To commemorate Asian-Pacific American Heritage Month in May, the Museum will be hosting a free student webinar in relation to our latest special exhibit: From Barbed Wire to Battlefields: Japanese American Experiences in WWII. During the program, students will learn about the forced incarceration of Japanese and Japanese Americans in remote camps for the duration of WWII, especially focused on the experiences of Nisei students who abruptly became prisoners at a young age.
Images from the 1944 Resume yearbook from Rohwer Center High School
Brian Komei Dempster
Students will have the opportunity to interact with curator Kim Guise, as she showcases some of her favorite artifacts from the exhibit. Viewers will examine a camp high school yearbook and images of school, social and home life for the young Nisei prisoners. They’ll also meet poet, professor and editor Brian Komei Dempster, who helps former camp prisoners record and compose their incarceration and resettlement stories. Dempster also uses this time period as creative inspiration, and just released his debut poetry anthology, Topaz, reflecting on his own family’s incarceration experiences. He will share a selection of his poems, and the meaning behind these poignant pieces tied to his family’s history.
At the end of the program, the Museum and Dempster will introduce a poetry prompt for student viewers, to craft their own creative piece based on what they learned in the program. The theme of the prompt will be based upon Japanese Americans leaving behind prized family possessions before their forced removal, and the uncertainty and sadness of loss. Select student poems will be featured on the Museum’s blog!
Students will be able to ask questions of both presenters during the program. Teachers will receive curriculum materials after registration, including a lesson plan with a selection of stories from camp prisoners and Dempster’s poetry. Space is limited for the May 9th program at 12:00PM CT, so register today!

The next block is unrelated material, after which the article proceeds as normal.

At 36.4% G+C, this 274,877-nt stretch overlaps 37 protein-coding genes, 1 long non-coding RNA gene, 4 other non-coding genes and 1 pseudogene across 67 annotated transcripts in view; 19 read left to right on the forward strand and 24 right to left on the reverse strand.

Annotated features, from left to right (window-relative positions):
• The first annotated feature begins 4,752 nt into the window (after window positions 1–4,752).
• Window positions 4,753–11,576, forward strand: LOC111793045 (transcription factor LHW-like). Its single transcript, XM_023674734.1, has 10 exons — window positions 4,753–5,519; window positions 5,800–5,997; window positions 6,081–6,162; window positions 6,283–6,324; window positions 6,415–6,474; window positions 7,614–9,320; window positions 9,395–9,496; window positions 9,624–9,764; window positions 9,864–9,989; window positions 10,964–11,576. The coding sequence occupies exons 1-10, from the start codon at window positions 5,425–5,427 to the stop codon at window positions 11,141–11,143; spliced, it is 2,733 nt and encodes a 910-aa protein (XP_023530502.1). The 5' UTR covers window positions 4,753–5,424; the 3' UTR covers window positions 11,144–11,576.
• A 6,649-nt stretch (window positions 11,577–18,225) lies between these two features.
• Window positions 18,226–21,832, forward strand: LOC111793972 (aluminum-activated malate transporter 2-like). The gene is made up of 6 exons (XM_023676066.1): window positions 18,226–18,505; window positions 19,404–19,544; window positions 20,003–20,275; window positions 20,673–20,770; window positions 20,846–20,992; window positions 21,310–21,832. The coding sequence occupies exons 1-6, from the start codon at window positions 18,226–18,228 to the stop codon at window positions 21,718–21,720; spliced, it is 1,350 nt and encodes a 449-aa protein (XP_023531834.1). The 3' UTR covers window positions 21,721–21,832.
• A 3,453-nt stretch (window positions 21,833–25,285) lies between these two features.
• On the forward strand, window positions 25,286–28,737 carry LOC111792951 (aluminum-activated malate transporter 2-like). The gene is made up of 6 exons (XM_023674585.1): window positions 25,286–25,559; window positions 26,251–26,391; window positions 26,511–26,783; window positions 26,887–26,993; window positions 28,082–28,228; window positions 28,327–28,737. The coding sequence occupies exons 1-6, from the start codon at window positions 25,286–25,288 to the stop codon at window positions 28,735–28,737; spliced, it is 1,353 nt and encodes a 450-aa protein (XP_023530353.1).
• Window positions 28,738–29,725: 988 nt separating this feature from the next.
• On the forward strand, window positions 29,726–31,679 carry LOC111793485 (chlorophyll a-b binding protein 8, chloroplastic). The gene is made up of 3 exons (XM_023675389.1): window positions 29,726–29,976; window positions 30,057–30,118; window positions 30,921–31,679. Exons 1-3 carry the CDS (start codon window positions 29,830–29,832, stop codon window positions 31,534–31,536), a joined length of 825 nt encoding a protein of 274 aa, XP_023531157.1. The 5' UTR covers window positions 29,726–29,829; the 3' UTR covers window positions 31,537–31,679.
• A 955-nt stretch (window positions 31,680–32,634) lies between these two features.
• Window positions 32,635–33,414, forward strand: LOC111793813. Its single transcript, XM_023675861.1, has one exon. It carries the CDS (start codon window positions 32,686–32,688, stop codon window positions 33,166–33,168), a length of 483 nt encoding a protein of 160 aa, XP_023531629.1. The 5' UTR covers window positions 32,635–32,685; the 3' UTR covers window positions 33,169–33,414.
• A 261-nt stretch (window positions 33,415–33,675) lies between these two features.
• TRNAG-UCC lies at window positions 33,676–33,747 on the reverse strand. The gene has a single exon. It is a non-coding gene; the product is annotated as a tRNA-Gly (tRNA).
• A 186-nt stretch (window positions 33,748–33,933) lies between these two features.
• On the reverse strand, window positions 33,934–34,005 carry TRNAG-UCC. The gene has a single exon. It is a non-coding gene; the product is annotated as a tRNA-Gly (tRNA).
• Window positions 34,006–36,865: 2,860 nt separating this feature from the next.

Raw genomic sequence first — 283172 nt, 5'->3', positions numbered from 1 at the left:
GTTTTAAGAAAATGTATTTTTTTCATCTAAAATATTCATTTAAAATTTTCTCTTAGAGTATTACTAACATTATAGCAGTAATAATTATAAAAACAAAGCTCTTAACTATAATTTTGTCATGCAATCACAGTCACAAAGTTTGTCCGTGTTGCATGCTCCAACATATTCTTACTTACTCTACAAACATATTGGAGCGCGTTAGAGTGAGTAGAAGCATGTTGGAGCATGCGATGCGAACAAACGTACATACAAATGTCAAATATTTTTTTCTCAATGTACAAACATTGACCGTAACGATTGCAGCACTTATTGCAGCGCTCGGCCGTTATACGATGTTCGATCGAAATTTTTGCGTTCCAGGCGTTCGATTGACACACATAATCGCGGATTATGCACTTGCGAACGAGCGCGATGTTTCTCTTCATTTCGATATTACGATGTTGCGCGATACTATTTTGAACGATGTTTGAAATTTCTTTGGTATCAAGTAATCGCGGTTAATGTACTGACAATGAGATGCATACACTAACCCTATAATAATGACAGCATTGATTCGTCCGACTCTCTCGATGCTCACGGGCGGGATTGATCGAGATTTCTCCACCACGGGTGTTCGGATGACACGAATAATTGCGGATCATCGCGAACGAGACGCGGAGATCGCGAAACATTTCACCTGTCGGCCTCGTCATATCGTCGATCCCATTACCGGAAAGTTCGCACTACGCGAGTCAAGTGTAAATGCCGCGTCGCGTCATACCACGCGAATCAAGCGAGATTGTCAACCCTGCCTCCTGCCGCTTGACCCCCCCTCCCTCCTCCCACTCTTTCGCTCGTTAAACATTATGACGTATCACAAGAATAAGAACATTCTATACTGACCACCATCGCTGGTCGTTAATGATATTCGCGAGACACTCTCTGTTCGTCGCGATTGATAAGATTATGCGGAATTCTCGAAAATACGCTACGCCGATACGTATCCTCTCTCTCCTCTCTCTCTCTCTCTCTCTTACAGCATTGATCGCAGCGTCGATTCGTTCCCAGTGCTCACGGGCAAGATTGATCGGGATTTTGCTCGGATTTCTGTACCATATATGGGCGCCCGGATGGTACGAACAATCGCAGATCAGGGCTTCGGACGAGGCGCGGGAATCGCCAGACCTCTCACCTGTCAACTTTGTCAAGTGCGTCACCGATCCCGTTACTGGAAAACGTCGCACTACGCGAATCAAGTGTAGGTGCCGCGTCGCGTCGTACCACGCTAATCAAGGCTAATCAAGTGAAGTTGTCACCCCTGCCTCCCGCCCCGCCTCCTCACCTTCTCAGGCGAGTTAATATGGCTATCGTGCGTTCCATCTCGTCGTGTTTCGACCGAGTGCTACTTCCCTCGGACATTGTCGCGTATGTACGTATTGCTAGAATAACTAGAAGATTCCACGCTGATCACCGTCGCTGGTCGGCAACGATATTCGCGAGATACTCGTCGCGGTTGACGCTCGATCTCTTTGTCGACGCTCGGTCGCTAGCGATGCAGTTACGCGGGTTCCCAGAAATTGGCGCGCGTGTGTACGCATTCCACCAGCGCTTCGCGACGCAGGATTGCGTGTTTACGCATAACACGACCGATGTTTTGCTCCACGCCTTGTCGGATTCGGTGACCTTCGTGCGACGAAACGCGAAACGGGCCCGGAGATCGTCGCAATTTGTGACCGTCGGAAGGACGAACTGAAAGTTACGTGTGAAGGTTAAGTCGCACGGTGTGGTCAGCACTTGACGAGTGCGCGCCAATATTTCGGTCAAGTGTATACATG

Jimmy Kanaya in his Army uniform. Courtesy of Jimmie Kanaya. June 1945, Ft. Sam Houston, Texas.
The Museum’s new special exhibit, From Barbed Wire to Battlefields: Japanese American Experiences in WWII, explores two important aspects of Japanese American life during the war: life within the internment or incarceration camps on the American Home Front, and the heroic contributions of Japanese American soldiers on European battlefields and in the Pacific Theater. There are ways to bring this content into the classroom, even if teachers and schools cannot visit the exhibit in person at the Museum. Some of the artifacts and stories in the physical exhibit have been digitized and are accessible through the From Barbed Wire to Battlefields exhibit website at http://barbedwiretobattlefields.org.
A great way to supplement or enhance your school’s or state’s WWII curriculum is through the use of oral histories. Oral histories, such as those contained within the Voices from the Battlefield: Japanese Americans in Servicesection, are a compelling way to make history come alive for students. Not only do most people tend to connect with and remember personal stories, but oral histories help to make larger, more abstract topics like the policy of Japanese American internment more accessible to learners of all ages. A case in point is the personal story of Jimmie Kanaya, who served as a medic for the all Japanese American 442nd Regimental Combat Team before he was captured and placed in German POW camps. Kanaya’s individual experiences, and those of his family, illustrate the emotional challenges and dilemmas that many people of Japanese descent faced in the United States after the surprise Japanese attack on Pearl Harbor.
Kanaya, who was already in the Army when the Pearl Harbor attack took place, vividly recounted his experience of going on military leave to visit his family who were temporarily living in horse stalls at the Portland Stockyards Assembly Center in Oregon. Despite the fact that he was an enlisted soldier, the Military Police on duty at the Assembly Center would not let Kanaya back inside the facility to say goodbye to his parents or to help them move to the internment camp. Like other American soldiers of Japanese heritage during WWII, Kanaya felt the tension inherent in the complex choice to fight on behalf of the same country that had interned one’s family and neighbors, and the desire to serve in the military to prove one’s loyalty as an American citizen.